The Digital Quarry Project

Dan Chure, Dinosaur National Monument Paleontologist, has always dreamt of making Carnegie Quarry a quarry for the world — a Digital Quarry viewable anywhere, anytime, and by anyone.

The Carnegie Quarry has a long history of excavation, scientific study, and public education, and  a tremendous archival, written, and photographic record exists for it. However, much of that record has not appeared in print and remains generally unknown, even in the scientific community. Given this tremendous resource, the obvious question is how can all this be made readily available to anyone curious about the quarry and its ancient denizens.  In the past the only solution would have been to write a book about it. But such a book, even if immense, could never be complete and include all relevant information.  However, the web allows for the creation of a site accessible to anyone and readily altered and updated as new information becomes available.  This on-going project is being conducted in stages:

Stage 1:  High-resolution documentation of the modern and its bones

1. 2013.  A photogrammetric composite photo of the quarry and its bones was done by Brigham Young University.  This would serve as the basis for future digital mapping.

2. 2013.  VIPs Ron and Beth Shugan work on digitizing the important Beidelmann Administrative Report and shooting some 5000 photos of bones taken off the quarry wall but in the museum collections at Dinosaur National Monument.

3. 2014. Ben Otoo and Nicole Ridgwell, summer  Geoscientist-in-the-Parks/ GeoCorps of America Interns, took approximately Over 4000 photos of specimens presently exposed in the cliff face.

Stage 2: Digitizing maps

1. 2013- Brigham Young University digitizes 13-foot long historic quarry map.  

2. 2014- Ben Otoo, summer  Using digital maps from Stage 1, Geoscientist-in-the-Parks/GeoCorps of America Intern, creates vector-based maps of all bones on the present day quarry  and on the historic quarry map.  Brigham Young University loans Dinosaur the necessary digitizing pads and computers to do this work. This crucial a step, as these digital maps became the infrastructure for the Digital Quarry Project website.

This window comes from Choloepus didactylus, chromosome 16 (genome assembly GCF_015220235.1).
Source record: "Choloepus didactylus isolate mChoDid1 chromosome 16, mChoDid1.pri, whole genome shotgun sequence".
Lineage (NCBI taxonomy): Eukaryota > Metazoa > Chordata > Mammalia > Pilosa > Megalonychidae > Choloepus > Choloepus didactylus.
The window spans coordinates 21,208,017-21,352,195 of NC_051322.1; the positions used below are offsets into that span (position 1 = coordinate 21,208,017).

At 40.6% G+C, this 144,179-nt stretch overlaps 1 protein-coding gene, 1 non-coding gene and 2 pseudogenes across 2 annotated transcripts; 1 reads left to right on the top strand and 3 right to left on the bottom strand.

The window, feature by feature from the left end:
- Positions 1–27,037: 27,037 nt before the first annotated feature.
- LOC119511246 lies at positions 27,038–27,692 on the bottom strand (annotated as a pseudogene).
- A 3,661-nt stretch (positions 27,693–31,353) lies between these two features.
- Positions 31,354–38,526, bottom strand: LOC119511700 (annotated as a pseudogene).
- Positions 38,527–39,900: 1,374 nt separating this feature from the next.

Stage 3: Building the Digital Quarry 2015

1. Digitization over 1,000 archival documents regarding the modern and historic Carnegie Quarry

2. In addition, a demo version of Digital Quarry Project website was designed and created with infrastructure in place that will allow the site to be continually expanded and added to.

3. Documents and photos from step A were uploaded to website, and numerous sections on species, quarry history, people who worked at the quarry, etc. were written and uploaded. An interactive section of the present day quarry was uploaded allowing users to explore the fossils in the central part of the Modern Quarry.

Steps 1, 2 and 3 were done by 2015 Geoscientist-in-the-Parks/ GeoCorps of America Interns Thea Kinyon Boodhoo, Trinity Stirling, and Elliott Smith and Mosaics-in-the-Parks intern Marie Jimenez.

Stage 4: Launching of the beta Carnegie Quarry site in October 2015.
Stage 5: Continual digitization of archival material and data entry by BYU, winter 2015-2016.
Stage 6: Expanding the Digital Quarry to include interactive features for the Historic Carnegie Quarry too.

As an open science, open source initiative, all fossil data and many of the records and images on this website are licensed in the public domain. However, not everything has the same license, so please check for license information in the caption or metadata before use. Dinosaur National Monument mural artwork, including the full-color illustrations of dinosaurs and other animals, is owned by the National Park Service and may be used freely for non-commercial purposes with the credit: "NPS Artwork by Bob Walters and Tess Kissinger."

For fossil fans who code or design, there are also a number of ways to be a part of the Digital Quarry Project. To contribute, visit our GitHub project page.